No, but it can be an aspiration risk. While rice is named as a common choking hazard by the Centers for Disease Control and Prevention, manoomin doesn’t tend to clump up the same way cooked white and brown rice do. That said, the way we tend to eat foods like manoomin—several grains at a time—can make it challenging for babies to manage, which could possibly lead to this food scattering in the mouth as baby goes to swallow. When a person tries to swallow an incohesive mouthful of food, they are at higher risk for some of those pieces to inadvertently fall into the airway (aspiration). If this were to happen, baby would cough, and most likely expel this piece from the airway. To make it easier for babies to eat, prepare manoomin with sauce or other binders to help the individual grains clump together. As always, make sure you create a safe eating environment and stay within an arm’s reach of baby during meals. For more information on choking, visit our sections on gagging and choking and familiarize yourself with the list of common choking hazards.
No. Allergies to manoomin are rare, though allergic-type reactions to other forms of rice have been reported.
As you would when introducing any new food, start by offering a small quantity for the first few servings. If there is no adverse reaction, gradually increase the quantity over future meals.
Manoomin tastes wildly different from brown and white rice. It has a chewier texture and an herbal flavor that works as the centerpiece in casseroles, pilafs, and salads. Try mixing in a tart fruit like blueberry, juneberry, or strawberry to balance its earthy flavor. Manoomin also adds heartiness to casseroles, soups, and stews, as well as stuffing for meats like duck, turkey, or vegetables like acorn squash, delicata squash, pumpkin, or zucchini. Or use them in pudding or porridge, and if you like, add a drizzle of cranberry sauce—a traditional pairing in some of the cultures that have harvested manoomin for generations.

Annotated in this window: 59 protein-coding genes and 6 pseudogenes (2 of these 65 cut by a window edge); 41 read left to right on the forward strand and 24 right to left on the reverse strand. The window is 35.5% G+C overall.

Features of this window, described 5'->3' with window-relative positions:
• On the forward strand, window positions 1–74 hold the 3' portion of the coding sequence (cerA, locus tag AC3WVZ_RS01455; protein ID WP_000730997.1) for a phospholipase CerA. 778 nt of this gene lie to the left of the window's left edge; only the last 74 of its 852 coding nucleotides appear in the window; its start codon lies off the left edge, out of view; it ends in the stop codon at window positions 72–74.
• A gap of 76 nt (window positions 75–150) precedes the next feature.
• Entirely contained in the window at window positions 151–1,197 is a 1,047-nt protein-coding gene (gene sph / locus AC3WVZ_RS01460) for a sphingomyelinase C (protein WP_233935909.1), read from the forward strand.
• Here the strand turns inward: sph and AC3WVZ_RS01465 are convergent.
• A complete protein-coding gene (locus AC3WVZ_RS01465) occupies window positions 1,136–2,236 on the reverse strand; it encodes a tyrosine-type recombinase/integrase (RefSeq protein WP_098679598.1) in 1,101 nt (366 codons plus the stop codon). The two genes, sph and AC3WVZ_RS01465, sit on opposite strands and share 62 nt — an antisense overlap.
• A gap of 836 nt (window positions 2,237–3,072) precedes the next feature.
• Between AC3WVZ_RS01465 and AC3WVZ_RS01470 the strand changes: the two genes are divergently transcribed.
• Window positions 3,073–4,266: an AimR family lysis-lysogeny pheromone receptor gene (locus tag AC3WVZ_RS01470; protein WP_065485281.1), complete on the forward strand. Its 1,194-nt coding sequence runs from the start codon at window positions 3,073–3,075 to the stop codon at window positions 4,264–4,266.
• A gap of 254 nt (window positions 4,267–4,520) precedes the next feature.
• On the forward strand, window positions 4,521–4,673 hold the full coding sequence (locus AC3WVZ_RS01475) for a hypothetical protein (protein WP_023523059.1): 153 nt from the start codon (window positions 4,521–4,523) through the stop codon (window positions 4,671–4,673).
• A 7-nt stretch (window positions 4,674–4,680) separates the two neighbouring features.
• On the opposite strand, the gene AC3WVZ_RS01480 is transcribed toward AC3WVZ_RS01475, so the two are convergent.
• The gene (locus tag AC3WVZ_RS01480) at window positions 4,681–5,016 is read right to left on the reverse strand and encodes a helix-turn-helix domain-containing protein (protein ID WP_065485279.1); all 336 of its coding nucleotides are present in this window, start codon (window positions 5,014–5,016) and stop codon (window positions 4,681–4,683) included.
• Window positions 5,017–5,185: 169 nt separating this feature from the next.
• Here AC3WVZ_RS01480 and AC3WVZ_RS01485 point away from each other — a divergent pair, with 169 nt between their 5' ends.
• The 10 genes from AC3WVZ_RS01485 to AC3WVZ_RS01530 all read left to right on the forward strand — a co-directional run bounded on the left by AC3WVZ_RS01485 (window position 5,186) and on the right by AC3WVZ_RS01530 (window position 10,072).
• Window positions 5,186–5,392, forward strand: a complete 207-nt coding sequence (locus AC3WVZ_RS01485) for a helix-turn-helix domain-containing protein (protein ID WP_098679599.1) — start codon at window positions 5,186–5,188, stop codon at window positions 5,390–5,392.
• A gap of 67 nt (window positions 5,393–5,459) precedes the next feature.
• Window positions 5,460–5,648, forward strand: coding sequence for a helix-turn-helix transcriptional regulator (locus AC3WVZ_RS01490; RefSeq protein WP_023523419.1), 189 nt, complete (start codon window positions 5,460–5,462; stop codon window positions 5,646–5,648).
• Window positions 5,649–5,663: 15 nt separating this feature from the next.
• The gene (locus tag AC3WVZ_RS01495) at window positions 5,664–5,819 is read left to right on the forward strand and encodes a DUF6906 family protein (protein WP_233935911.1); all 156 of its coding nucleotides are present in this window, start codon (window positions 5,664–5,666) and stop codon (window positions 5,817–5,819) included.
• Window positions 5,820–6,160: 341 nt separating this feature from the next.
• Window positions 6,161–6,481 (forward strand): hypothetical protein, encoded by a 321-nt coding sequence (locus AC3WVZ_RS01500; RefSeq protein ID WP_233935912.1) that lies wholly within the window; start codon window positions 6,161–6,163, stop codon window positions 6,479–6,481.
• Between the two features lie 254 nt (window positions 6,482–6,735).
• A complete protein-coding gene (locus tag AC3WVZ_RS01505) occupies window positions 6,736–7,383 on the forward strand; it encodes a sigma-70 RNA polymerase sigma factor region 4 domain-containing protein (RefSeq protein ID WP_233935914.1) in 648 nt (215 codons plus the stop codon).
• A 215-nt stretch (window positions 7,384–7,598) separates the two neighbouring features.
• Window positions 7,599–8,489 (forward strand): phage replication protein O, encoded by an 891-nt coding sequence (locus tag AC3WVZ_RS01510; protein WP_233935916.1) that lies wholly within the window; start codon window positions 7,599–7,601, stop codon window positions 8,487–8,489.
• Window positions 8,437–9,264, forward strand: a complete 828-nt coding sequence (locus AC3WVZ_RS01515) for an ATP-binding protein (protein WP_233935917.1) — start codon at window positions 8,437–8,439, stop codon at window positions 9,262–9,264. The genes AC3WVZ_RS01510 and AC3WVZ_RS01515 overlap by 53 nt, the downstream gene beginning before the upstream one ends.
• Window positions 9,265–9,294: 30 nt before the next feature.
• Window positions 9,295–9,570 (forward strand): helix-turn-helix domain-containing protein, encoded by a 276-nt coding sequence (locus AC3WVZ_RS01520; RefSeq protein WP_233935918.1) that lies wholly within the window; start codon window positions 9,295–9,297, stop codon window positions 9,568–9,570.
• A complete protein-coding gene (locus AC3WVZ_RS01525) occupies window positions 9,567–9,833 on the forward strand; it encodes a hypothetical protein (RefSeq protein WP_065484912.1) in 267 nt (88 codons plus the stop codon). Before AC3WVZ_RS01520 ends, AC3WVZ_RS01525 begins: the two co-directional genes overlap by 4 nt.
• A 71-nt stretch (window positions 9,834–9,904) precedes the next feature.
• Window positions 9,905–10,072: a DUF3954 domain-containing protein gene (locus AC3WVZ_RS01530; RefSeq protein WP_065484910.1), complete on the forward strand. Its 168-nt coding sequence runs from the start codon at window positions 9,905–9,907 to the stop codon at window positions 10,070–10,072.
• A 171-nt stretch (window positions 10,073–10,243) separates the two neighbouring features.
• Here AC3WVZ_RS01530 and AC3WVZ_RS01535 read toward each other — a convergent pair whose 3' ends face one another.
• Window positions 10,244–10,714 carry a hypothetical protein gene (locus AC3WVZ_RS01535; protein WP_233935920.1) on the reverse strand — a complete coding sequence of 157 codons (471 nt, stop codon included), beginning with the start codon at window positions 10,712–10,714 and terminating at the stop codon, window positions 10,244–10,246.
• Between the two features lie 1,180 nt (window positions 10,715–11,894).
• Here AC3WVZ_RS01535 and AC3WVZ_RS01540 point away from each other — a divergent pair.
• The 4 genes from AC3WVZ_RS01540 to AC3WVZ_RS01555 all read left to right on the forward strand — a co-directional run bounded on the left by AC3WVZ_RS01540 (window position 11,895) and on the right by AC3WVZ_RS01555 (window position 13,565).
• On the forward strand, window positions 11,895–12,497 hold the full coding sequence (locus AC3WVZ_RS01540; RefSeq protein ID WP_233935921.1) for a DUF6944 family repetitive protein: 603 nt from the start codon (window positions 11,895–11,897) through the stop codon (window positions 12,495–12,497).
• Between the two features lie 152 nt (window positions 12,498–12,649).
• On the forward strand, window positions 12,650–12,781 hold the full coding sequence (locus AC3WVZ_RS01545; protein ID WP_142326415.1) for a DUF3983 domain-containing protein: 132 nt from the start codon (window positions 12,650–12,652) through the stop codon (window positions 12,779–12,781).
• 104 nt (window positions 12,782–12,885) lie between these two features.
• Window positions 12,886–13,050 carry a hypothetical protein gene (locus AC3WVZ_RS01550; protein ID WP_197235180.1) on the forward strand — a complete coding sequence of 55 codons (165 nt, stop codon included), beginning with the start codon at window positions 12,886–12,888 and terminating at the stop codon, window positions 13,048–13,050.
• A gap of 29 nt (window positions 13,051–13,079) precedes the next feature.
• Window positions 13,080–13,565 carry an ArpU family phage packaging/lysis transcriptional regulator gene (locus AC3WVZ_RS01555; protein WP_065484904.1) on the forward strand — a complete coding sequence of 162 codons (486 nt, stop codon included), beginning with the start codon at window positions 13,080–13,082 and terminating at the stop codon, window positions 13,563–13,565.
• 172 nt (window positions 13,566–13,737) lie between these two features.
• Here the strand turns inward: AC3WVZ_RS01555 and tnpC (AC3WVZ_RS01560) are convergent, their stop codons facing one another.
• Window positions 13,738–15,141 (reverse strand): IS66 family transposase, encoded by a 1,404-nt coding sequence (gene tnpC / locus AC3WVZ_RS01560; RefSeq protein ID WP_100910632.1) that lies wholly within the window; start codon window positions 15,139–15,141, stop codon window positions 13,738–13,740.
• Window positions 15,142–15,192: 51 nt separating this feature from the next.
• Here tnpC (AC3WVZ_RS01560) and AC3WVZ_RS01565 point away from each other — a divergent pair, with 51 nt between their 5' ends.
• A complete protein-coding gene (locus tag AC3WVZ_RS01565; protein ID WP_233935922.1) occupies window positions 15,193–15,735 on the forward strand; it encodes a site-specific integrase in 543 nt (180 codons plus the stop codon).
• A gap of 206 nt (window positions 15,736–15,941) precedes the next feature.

Every baby develops on their own timeline, and the suggestions on how to cut or prepare particular foods are generalizations for a broad audience. Your child is an individual and may have needs or considerations beyond generally accepted practices. In determining the recommendations for size and shape of foods, we use the best available scientific information regarding gross, fine, and oral motor development to minimize choking risk. The preparation suggestions we offer are for informational purposes only and are not a substitute for child-specific, one-on-one advice from your pediatric medical or health professional or provider. It is impossible to fully eliminate all risk of a baby or child choking on any liquid, puree, or food. We advise you to follow all safety protocols we suggest to create a safe eating environment and to make educated choices for your child regarding their specific needs. Never disregard professional medical advice or delay in seeking it because of something you have read or seen here.
Offer bean patties, grain balls, or meatballs with cooked manoomin mixed in. Alternatively, offer pudding, porridge, or cooked manoomin mixed into soft, scoopable foods like mashed fruit, mashed vegetables, or yogurt. These dishes bind manoomin, which helps baby hand-scoop the food while minimizing the mess of scattered grains.